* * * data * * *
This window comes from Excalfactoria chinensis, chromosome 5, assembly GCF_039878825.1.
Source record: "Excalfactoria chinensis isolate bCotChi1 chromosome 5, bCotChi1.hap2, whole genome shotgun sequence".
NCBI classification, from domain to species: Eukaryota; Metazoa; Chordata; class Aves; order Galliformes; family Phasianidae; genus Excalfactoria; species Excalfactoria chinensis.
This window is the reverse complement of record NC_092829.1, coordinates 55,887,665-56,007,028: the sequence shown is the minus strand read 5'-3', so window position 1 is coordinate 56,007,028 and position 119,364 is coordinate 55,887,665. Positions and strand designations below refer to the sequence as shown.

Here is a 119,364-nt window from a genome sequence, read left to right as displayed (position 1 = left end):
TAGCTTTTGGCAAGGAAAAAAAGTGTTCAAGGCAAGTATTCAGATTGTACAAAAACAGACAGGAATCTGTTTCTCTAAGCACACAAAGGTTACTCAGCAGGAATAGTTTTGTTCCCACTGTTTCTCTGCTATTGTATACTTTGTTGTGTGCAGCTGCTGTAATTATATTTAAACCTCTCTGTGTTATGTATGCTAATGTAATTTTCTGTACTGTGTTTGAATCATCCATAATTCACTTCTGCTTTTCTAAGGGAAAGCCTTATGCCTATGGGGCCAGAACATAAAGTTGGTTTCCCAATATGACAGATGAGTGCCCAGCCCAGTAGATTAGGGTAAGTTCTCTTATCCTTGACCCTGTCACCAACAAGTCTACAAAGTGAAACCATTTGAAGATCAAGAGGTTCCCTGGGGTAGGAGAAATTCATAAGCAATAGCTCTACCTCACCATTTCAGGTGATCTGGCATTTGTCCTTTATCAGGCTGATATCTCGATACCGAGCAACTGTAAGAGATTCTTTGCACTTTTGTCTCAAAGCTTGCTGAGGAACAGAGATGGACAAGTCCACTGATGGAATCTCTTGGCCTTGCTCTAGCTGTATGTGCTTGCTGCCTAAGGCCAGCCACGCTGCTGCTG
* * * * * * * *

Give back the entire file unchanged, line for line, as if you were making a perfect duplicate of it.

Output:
This window comes from Excalfactoria chinensis, chromosome 5, assembly GCF_039878825.1.
Source record: "Excalfactoria chinensis isolate bCotChi1 chromosome 5, bCotChi1.hap2, whole genome shotgun sequence".
NCBI classification, from domain to species: Eukaryota; Metazoa; Chordata; class Aves; order Galliformes; family Phasianidae; genus Excalfactoria; species Excalfactoria chinensis.
This window is the reverse complement of record NC_092829.1, coordinates 55,887,665-56,007,028: the sequence shown is the minus strand read 5'-3', so window position 1 is coordinate 56,007,028 and position 119,364 is coordinate 55,887,665. Positions and strand designations below refer to the sequence as shown.

Here is a 119,364-nt window from a genome sequence, read left to right as displayed (position 1 = left end):
TAGCTTTTGGCAAGGAAAAAAAGTGTTCAAGGCAAGTATTCAGATTGTACAAAAACAGACAGGAATCTGTTTCTCTAAGCACACAAAGGTTACTCAGCAGGAATAGTTTTGTTCCCACTGTTTCTCTGCTATTGTATACTTTGTTGTGTGCAGCTGCTGTAATTATATTTAAACCTCTCTGTGTTATGTATGCTAATGTAATTTTCTGTACTGTGTTTGAATCATCCATAATTCACTTCTGCTTTTCTAAGGGAAAGCCTTATGCCTATGGGGCCAGAACATAAAGTTGGTTTCCCAATATGACAGATGAGTGCCCAGCCCAGTAGATTAGGGTAAGTTCTCTTATCCTTGACCCTGTCACCAACAAGTCTACAAAGTGAAACCATTTGAAGATCAAGAGGTTCCCTGGGGTAGGAGAAATTCATAAGCAATAGCTCTACCTCACCATTTCAGGTGATCTGGCATTTGTCCTTTATCAGGCTGATATCTCGATACCGAGCAACTGTAAGAGATTCTTTGCACTTTTGTCTCAAAGCTTGCTGAGGAACAGAGATGGACAAGTCCACTGATGGAATCTCTTGGCCTTGCTCTAGCTGTATGTGCTTGCTGCCTAAGGCCAGCCACGCTGCTGCTG